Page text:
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As I recall, sonar often doesn't work very well when the source/receiver is submerged and the target is close to the surface, and this problem gets worse as wave height increases. The problem being interference (scatter) from both the waves themselves and the bubbles they generate. Also, if you stop to think about it, a whale traveling just below the surface might well have a hard time "seeing", a small boat hull (with its sonar) that sticks maybe a meter and a half or two meters under the surface until the whale was pretty close to the target.
As for using their eyesight, remember that a whale eyes are on the sides of its head, and thus can't see anything forward, regardless of the acuity of the eyes themselves. You can see this effect yourself if a whale or dolphin ever comes along side your boat to "check you out", they almost always position themselves parallel to the boat and then roll over a bit to get an eye out of the water so they can see you. So, I doubt that hull color has anything to do with whales accidently ramming boats.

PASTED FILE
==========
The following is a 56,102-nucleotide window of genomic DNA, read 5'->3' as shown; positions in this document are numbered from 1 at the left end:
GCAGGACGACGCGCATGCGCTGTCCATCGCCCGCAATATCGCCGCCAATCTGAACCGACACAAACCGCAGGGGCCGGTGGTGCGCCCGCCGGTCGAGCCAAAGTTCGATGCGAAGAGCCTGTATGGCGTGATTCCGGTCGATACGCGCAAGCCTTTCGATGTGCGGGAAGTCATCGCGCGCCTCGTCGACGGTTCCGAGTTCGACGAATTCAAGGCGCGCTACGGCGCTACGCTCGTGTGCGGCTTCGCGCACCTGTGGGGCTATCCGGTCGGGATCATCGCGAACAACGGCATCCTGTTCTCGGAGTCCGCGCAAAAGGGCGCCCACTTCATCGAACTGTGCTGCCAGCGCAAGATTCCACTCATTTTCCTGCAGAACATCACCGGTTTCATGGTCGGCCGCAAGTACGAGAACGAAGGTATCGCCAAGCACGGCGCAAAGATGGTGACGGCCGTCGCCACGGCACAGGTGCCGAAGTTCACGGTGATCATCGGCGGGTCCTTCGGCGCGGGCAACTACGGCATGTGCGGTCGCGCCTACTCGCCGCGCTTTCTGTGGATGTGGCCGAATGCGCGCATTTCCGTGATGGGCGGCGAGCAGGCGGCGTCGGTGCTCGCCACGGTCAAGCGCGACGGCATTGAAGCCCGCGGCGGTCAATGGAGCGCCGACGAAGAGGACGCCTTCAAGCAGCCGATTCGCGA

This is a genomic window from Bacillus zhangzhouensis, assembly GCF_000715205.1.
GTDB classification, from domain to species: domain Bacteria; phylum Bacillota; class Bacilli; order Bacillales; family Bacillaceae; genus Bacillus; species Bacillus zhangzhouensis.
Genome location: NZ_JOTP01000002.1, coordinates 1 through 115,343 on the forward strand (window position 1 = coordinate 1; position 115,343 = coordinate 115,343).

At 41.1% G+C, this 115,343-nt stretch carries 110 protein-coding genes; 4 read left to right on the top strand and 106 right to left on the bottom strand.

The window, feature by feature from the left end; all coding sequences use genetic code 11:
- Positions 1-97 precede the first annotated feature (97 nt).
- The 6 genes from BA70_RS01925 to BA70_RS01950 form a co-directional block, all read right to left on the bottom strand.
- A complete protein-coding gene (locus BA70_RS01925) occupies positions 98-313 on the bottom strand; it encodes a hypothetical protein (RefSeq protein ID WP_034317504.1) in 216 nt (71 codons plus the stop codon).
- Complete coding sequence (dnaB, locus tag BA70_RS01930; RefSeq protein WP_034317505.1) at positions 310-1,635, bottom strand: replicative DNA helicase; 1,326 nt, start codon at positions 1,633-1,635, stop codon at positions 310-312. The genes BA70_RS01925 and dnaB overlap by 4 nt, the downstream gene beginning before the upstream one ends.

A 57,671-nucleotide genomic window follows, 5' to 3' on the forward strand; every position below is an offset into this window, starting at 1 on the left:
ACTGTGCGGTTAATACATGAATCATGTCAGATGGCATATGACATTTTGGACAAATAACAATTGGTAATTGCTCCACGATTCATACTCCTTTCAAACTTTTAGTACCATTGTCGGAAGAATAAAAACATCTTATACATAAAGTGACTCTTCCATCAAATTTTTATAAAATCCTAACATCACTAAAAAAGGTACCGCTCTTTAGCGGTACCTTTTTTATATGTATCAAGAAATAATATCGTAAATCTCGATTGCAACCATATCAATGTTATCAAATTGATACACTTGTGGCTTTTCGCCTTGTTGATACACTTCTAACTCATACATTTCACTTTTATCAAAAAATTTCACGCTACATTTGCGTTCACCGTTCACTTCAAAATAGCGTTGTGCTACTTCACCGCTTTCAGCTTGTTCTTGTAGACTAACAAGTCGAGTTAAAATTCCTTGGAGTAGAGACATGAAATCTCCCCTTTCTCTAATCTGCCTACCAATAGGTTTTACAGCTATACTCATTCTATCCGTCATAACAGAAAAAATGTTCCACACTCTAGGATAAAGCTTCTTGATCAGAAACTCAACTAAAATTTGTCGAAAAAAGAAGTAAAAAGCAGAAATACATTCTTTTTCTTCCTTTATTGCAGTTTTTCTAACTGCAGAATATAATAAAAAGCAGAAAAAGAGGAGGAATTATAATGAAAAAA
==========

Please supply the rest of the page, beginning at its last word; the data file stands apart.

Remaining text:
A couple of added thoughts:
Active sonar may well help, IF it is at a frequency the whales can use. There are "noise makers" used on passive fishing gear for just such a reason, to pretty good effect. Also, there is some evidence that Gray Whale migration patterns are altered by coastal boat traffic along the California coast, particularly on busy weekends near busy ports. The thought is that motor noise may be confusing/annoying the whales.
Last edited by SlowButSteady; 10-08-2010 at 09:10 PM.